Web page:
Does Santa Claus get employee benefits?

He listens to Christmas wishes, answers questions about the North Pole, Mrs. Claus and his elves and patiently takes pictures with cranky children and wailing babies. And he does it all with cheer.

Santa Claus is coming to town, but the truth is, he ain’t free.

In Canada, people working as Santa Claus can earn from $15 to $500 per hour, says Rozmin Watson, founder of Hire a Santa, a staffing agency in British Columbia. The pay range is determined by many factors, including the employer and the type of event, she says.

Santa Clauses who don’t make much usually don’t have a lot of experience and aren’t expected to arrive all decked out, says Watson. They may buy a suit for under a hundred dollars and usually work at strip malls.

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On the other side of the spectrum, Santa Clauses who make hundreds per hour typically work at corporate events and have decades of experience, she says. They usually spend thousands on their costumes and come to work dressed in Santa gear. Some even attend Santa school where they learn the nuances of getting into character.

An online search of Santa Claus jobs in Canada shows several vacancies with hourly wages that range from $17 to $20. The recruiters are usually large staffing firms and photo studios that deploy Santa Clauses all over the country.

But employers vary as well and can include homeowners’ associations, families and individuals, says Mitch Allen, founder of Hire Santa, a U.S. firm that hires about 400 Santa Clauses every year. ”A business will look for a Santa to help associate their brand with Christmas and to draw traffic to a specific location,” he says.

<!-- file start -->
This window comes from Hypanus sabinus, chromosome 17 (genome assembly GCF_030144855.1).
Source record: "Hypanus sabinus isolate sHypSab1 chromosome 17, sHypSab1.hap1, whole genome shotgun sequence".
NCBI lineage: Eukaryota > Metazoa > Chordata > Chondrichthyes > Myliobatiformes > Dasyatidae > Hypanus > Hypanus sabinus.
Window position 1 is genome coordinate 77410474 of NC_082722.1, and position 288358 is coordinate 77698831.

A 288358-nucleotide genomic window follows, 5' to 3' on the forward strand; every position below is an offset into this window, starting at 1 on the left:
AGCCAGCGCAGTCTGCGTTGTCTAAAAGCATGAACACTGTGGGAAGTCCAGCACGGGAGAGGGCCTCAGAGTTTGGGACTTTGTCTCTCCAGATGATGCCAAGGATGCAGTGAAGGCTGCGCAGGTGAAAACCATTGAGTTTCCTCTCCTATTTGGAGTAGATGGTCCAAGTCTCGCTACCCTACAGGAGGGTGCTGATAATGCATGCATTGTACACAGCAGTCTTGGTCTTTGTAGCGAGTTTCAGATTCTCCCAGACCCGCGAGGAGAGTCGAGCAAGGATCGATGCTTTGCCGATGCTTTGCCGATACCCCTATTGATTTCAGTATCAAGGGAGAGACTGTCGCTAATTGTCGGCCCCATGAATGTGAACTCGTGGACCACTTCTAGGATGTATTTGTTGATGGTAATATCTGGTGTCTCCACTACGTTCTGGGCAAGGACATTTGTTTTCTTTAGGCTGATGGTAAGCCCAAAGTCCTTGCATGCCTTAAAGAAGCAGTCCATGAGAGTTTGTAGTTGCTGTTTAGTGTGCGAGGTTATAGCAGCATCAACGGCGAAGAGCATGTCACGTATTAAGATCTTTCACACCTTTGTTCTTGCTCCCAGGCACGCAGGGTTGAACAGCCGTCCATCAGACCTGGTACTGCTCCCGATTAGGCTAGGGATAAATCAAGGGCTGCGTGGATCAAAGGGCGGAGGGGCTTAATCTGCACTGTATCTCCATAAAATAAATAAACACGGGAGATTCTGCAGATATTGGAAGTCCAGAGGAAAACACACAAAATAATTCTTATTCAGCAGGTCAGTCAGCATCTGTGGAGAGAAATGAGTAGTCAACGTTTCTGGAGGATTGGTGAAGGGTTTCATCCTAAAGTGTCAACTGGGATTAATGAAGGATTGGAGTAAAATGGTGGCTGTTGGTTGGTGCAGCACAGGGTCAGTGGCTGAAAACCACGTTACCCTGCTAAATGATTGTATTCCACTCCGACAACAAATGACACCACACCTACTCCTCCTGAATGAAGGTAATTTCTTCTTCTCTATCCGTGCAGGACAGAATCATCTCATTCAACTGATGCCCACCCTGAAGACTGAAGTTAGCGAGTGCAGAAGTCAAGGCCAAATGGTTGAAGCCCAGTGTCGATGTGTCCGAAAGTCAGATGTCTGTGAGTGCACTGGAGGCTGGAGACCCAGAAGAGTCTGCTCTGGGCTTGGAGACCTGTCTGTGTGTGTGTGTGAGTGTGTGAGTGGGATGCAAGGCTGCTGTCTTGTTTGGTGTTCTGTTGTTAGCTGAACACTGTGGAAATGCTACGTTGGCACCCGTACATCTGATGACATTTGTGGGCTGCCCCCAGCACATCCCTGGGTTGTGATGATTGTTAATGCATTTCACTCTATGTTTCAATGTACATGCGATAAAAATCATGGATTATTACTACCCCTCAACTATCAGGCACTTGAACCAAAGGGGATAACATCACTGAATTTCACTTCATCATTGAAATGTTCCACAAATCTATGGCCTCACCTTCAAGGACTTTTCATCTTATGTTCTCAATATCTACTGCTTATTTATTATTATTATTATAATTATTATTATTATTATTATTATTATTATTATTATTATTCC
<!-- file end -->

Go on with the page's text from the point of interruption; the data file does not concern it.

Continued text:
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In the U.S., Santa Clauses that work in retail centres for 300 hours over six weeks typically make $15 to $35 per hour, says Allen. Those who work on Christmas Eve can make anywhere from $200 to $300 for every 30 to 60 minutes, and the ones that visit companies or preschools make $75 to $100 per hour.

Since most people who work as Santa Claus are retired or rely on another job for their primary source of income, it’s rare for them to receive any employee benefits, says Allen.

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While playing Santa Claus seems like a fairly easy job, it’s harder than it looks, he adds. “Being energetic and jolly for a really long time is tiring.”

Working conditions can also be uncomfortable, says Allen. Some Santas have to deal with bad weather if they work outside. And for many of those who work inside, donning a big heavy suit is stifling, he says. “They deal with being hot and so they need to make sure they keep hydrated.”

Contrary to popular opinion, it’s “very difficult” to find the right candidate for the job, says Watson, who looks for people with a passion for the role. Finding the right fit is essential because if employees decide to quit just days after starting a gig, staffing agencies are left scrambling for a replacement who can fill a niche role, she says. “It’s not an easy replacement.”

“We recruit all year round and work really hard at finding the right candidate as best as we can,” says Watson.

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Many companies try to book Santa Clauses last minute and don’t realize how far ahead they need to make the request, says Allen. People should be reserving a Santa in October or November if they want a visit during the weekend right before Christmas, he says. As for malls and retail centres that need a Santa Claus for the whole season, they should be booking during the first quarter of the year.